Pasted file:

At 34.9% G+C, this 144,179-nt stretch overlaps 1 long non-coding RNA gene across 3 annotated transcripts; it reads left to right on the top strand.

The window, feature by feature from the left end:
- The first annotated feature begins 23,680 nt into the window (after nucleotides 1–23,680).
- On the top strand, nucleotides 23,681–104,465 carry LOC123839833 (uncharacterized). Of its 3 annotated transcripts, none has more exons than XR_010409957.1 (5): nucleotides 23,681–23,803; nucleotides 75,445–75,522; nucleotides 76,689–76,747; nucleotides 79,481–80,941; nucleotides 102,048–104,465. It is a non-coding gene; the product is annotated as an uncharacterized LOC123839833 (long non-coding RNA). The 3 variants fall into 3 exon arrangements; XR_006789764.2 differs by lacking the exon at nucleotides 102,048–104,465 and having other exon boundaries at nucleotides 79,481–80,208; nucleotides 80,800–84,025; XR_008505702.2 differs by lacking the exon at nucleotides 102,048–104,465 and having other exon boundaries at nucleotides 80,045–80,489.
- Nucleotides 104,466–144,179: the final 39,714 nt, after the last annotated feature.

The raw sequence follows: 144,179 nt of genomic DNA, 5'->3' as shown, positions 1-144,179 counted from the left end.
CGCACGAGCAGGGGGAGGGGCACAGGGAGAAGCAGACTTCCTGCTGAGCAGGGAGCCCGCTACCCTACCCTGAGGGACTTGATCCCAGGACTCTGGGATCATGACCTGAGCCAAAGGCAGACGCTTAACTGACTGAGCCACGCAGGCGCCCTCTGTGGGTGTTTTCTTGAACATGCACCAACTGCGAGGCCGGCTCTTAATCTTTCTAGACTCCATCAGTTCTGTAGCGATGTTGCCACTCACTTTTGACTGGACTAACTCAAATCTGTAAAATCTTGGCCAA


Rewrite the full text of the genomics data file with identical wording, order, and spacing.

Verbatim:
At 34.9% G+C, this 144,179-nt stretch overlaps 1 long non-coding RNA gene across 3 annotated transcripts; it reads left to right on the top strand.

The window, feature by feature from the left end:
- The first annotated feature begins 23,680 nt into the window (after nucleotides 1–23,680).
- On the top strand, nucleotides 23,681–104,465 carry LOC123839833 (uncharacterized). Of its 3 annotated transcripts, none has more exons than XR_010409957.1 (5): nucleotides 23,681–23,803; nucleotides 75,445–75,522; nucleotides 76,689–76,747; nucleotides 79,481–80,941; nucleotides 102,048–104,465. It is a non-coding gene; the product is annotated as an uncharacterized LOC123839833 (long non-coding RNA). The 3 variants fall into 3 exon arrangements; XR_006789764.2 differs by lacking the exon at nucleotides 102,048–104,465 and having other exon boundaries at nucleotides 79,481–80,208; nucleotides 80,800–84,025; XR_008505702.2 differs by lacking the exon at nucleotides 102,048–104,465 and having other exon boundaries at nucleotides 80,045–80,489.
- Nucleotides 104,466–144,179: the final 39,714 nt, after the last annotated feature.

The raw sequence follows: 144,179 nt of genomic DNA, 5'->3' as shown, positions 1-144,179 counted from the left end.
CGCACGAGCAGGGGGAGGGGCACAGGGAGAAGCAGACTTCCTGCTGAGCAGGGAGCCCGCTACCCTACCCTGAGGGACTTGATCCCAGGACTCTGGGATCATGACCTGAGCCAAAGGCAGACGCTTAACTGACTGAGCCACGCAGGCGCCCTCTGTGGGTGTTTTCTTGAACATGCACCAACTGCGAGGCCGGCTCTTAATCTTTCTAGACTCCATCAGTTCTGTAGCGATGTTGCCACTCACTTTTGACTGGACTAACTCAAATCTGTAAAATCTTGGCCAA